- A search result from the Buddy search history information must also be in the set of search results for the current query to be considered related.
Query suggestions based upon Buddy activities might be offered to searchers in addition to search results if they are determined to be related to a current query based upon similar factors to those listed above.
If those query suggestions are shown inline with search results, they might be offered to searchers before the search results, or presented after them.
Bing describes how you might Ask friends for ideas about a search by posting your questions to social connections, and including links to search results with your question. What actually gets shared between people who are connected, within that social sidebar, may depend on a number of relevance signals, like those that I listed above.
You can also find and ask people who you aren’t connected to in social networks as well:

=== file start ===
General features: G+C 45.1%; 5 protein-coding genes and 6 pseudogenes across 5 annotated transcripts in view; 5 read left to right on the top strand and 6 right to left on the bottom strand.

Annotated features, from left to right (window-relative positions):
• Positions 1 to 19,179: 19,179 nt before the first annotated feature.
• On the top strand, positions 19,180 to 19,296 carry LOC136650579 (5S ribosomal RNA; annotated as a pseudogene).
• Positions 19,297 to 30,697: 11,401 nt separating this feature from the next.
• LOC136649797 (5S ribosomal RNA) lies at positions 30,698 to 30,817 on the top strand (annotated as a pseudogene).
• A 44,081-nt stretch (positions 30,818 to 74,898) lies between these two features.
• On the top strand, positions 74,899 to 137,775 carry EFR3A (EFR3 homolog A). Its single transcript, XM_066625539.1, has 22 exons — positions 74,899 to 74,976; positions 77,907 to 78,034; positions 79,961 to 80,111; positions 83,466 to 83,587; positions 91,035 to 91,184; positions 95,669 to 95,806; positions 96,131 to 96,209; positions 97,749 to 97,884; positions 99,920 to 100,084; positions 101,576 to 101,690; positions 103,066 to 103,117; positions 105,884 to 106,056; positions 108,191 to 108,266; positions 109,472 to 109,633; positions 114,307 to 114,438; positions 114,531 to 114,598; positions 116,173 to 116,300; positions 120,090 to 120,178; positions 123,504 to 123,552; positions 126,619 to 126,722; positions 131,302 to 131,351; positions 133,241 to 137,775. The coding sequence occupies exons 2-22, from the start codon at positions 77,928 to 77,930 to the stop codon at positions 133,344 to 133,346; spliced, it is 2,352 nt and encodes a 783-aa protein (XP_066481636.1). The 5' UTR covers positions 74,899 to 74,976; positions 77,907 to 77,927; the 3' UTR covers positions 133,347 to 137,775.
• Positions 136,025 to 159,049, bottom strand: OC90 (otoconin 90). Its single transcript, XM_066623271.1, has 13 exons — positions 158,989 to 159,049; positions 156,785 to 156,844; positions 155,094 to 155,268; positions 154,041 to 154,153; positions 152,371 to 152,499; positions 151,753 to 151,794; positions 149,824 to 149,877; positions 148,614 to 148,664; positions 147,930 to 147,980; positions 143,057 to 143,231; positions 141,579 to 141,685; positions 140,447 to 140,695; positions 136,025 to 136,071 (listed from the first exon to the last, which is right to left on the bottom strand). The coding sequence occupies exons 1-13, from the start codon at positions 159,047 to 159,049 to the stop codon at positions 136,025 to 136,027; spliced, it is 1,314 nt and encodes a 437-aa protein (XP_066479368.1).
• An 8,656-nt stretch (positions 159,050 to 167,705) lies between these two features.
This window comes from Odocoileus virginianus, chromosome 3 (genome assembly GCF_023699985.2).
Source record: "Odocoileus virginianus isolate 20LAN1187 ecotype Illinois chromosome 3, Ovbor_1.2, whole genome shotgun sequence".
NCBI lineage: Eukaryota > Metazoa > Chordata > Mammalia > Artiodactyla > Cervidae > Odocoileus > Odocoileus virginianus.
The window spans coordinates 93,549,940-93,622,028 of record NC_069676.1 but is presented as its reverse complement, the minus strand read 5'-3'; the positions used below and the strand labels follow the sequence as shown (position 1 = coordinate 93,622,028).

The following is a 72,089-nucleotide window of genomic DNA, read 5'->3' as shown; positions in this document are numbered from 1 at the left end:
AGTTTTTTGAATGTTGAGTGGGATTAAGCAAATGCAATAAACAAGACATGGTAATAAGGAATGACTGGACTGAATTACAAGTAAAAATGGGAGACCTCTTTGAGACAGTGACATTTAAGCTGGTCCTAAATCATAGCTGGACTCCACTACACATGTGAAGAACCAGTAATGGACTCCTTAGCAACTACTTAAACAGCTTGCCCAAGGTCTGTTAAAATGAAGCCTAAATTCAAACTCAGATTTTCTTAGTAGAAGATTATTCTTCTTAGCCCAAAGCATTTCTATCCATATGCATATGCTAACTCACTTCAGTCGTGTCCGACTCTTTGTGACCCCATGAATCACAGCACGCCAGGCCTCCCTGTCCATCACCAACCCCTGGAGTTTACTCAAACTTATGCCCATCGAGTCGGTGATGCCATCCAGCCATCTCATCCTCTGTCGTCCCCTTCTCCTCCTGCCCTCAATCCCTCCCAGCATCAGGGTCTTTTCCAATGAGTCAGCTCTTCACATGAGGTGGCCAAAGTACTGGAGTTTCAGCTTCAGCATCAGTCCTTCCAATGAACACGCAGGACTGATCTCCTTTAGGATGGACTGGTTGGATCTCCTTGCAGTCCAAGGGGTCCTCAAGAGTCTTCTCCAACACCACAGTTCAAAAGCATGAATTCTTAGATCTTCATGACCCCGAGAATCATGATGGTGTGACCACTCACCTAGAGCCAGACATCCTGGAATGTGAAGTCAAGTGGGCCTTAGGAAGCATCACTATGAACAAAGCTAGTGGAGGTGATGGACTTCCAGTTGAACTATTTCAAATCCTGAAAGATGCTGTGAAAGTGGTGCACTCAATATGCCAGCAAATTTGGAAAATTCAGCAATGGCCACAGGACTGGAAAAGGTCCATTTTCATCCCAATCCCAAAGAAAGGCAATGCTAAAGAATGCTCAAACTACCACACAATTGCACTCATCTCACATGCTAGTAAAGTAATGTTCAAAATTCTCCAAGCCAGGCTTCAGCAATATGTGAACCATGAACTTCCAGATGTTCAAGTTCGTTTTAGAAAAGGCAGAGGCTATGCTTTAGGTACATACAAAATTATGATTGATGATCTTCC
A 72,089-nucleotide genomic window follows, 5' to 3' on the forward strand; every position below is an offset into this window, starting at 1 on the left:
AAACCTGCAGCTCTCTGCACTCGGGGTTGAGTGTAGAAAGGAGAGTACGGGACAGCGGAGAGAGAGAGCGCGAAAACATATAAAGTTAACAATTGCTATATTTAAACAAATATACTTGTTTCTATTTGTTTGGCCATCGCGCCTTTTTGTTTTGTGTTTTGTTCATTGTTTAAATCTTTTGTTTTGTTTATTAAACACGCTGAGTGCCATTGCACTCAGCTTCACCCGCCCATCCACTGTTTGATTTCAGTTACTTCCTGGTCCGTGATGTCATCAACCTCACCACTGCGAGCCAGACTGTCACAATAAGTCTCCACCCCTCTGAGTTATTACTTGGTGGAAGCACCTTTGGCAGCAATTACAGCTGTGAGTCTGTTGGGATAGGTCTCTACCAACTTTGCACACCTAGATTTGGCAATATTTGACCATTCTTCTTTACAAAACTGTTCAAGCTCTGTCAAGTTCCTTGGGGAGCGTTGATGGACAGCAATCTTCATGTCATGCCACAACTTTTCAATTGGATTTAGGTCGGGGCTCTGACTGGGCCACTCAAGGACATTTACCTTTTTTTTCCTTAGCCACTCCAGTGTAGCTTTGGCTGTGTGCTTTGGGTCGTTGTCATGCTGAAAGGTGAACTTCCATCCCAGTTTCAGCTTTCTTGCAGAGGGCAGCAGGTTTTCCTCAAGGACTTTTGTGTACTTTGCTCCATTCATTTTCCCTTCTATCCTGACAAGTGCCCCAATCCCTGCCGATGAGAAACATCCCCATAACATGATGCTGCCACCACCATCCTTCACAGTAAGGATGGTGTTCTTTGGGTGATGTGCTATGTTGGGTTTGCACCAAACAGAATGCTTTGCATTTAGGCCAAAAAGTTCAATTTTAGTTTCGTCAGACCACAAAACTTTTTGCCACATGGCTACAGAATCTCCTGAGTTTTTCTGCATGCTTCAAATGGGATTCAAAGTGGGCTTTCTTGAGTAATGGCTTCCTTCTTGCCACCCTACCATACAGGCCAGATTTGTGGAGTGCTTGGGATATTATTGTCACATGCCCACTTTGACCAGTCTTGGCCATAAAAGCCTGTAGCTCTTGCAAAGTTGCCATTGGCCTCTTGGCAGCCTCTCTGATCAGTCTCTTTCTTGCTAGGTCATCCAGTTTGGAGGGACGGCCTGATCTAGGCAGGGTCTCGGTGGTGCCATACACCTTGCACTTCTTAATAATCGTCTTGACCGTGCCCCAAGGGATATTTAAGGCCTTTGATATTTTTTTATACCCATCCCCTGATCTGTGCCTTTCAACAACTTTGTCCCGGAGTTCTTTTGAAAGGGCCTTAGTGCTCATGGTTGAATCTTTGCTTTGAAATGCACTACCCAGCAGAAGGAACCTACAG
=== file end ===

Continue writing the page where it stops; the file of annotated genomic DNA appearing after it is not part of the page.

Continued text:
In addition to your friends from Facebook, Bing also identifies experts and enthusiasts who probably aren’t in your social network but who might know about the things youâ€™re searching for, based on what theyâ€™ve written, blogged, or tweeted about. Youâ€™ll find them under PEOPLE WHO KNOW.
These “people who know” who aren’t part of a searcher’s social network might be selected based on expertise in the query’s subject matter. The patent application also tells us that some other signals might be involved, such as when that person is liked by or followed by the searcher’s friends, even if they aren’t followed by the searcher. The total number of followers they have may also be considered.
It’s possible that the expertise of “people who know” about a topic might be identified based upon the process I described when writing about a different Microsoft patent in my post, Microsoft Weighs in on Ranking Authors in Social Networks